As retirement nears, the reality of exiting the workforce becomes clearer. While exciting, this time can also be stressful.
Making sure you're fully prepared to live life as a retiree is much easier when you make the right financial choices. Now is the best time to boost your bank account before retirement comes knocking.
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Reassess your retirement goals
Your goals might have changed in the last decade. Changes in life circumstances — such as making less money than planned or relocating — can affect your financial goals.
Evaluate your retirement savings and estimate your Social Security benefits to determine where you currently stand. Then you can assess what you still need to do to meet any goals that may have changed.
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Pay off debt
Entering retirement with unsecured debt can drastically impact your financial situation for the rest of your life. If you haven’t already taken care of high-interest and other unsecured debt, you should make that a top priority.
With high-interest debt out of the way, you might consider whether it's in your best interest to crush your remaining debt (like your mortgage).
Paying off a mortgage early is not the best decision for everyone, especially if your mortgage rate is low. Talking with your financial planner can help you make the right choice.
Make an estate plan
Estate planning can help ensure those you'll leave behind are taken care of. No one knows when something awful could happen, so it is a good task to cross off your to-do list before you retire.
If you don’t already have a will in place, consider meeting with an attorney to create one. If you have an existing will, consider reassessing it to ensure no information is outdated.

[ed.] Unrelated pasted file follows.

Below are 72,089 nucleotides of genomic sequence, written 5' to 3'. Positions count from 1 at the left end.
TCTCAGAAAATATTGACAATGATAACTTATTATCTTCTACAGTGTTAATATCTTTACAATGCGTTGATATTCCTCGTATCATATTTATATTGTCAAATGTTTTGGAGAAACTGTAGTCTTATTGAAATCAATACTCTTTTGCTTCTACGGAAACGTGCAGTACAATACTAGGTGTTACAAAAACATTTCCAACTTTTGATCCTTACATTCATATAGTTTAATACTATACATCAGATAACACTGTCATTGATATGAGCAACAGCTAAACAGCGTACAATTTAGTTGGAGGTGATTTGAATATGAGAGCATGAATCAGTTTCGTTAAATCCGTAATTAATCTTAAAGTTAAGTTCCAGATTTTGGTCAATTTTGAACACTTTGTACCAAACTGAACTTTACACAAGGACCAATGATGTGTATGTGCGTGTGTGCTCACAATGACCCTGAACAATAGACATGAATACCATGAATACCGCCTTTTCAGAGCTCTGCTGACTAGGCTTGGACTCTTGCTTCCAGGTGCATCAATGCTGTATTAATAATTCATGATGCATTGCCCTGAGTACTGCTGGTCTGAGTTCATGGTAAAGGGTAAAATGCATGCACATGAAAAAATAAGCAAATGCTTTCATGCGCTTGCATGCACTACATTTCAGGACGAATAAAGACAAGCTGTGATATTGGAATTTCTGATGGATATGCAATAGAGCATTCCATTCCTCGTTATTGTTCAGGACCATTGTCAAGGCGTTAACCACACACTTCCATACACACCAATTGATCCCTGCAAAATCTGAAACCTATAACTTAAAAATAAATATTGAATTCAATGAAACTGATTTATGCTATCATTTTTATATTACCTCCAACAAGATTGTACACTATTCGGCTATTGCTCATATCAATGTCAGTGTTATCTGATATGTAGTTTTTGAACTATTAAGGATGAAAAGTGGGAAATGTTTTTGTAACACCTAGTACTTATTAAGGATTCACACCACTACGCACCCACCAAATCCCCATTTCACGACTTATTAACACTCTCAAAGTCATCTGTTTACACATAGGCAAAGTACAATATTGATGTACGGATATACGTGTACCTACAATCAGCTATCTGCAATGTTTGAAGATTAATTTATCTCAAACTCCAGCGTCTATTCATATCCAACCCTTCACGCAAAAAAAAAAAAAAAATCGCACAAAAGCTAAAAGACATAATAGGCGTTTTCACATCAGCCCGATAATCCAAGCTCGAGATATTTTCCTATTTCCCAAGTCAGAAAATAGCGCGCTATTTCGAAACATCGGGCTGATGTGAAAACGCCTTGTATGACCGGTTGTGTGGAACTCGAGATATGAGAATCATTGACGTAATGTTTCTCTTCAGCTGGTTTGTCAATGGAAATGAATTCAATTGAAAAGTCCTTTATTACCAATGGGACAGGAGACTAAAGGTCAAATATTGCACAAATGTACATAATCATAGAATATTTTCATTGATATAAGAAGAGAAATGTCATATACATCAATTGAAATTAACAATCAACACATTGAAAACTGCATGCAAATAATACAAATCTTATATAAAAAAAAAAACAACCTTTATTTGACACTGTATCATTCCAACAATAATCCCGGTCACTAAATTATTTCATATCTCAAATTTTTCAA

You’ll also want to evaluate your beneficiaries for life insurance policies and your retirement accounts in addition to other assets.
Make investments for retirement
With life expectancy increasing, your retirement funds might need to last longer than in previous generations. Investing is one way you can supplement your Social Security and add extra income to your savings.
Not all investments are good investments, so work with an expert to help you choose the ones that will provide the best returns.
Consider aging parents
Now is a good time to discuss your parents’ long-term plans if you haven't yet. Plans to provide care for them can influence your savings needs.
The Center for Retirement Research at Boston College found that approximately 17% of adult children care for their parents at least once during their lifetime.
If your parents don't have enough retirement income or savings to cover long-term care and end-of-life expenses, you may need to add those costs to your budget. Even if those expenses are decades away, it’s good to prepare for them before you retire.
Evaluate your insurance policies
You should evaluate your insurance policies to make sure they still reflect your needs. You may need more or less coverage than you did when you initially signed them.
life insurance is generally more expensive for older people, adjusting your policy now can save you money in the long run.
You might also want to consider insurance that you don’t currently have. Long-term care insurance is often overlooked, but it's important to recognize that traditional Medicare won't cover all long-term care expenses.
Rethink your budget
While you may have been living on a budget to grow your savings, it might be time to cut expenses even further. As you get older, the amount of time you have to prepare for retirement decreases.
Evaluate your current savings to determine if you should put more money away each month.
You can reduce small spending, such as eating out, or larger expenses, like housing. Downsizing to a smaller home once adult children move out can significantly reduce expenses.
Grow your savings
Consider saving more while you're still working. Allocating a percentage of each paycheck and contributing to your retirement account will help you later.
Aim to contribute enough to your 401(k) to receive the maximum amount of employer contributions. This will help build your retirement account without costing any additional money.
Your 50s are one of the most important times for strengthening your long-term goals. Getting more aggressive with your retirement plan now will pay off in your 60s and beyond.
Many seniors enter retirement unprepared. Seniors carry more debt than they used to, which can interfere with their ability to pay necessary expenses as they age.
But if you pay down debt, adjust your insurance, and follow these other tips while in your 50s, you're more likely to avoid financial stress in retirement.
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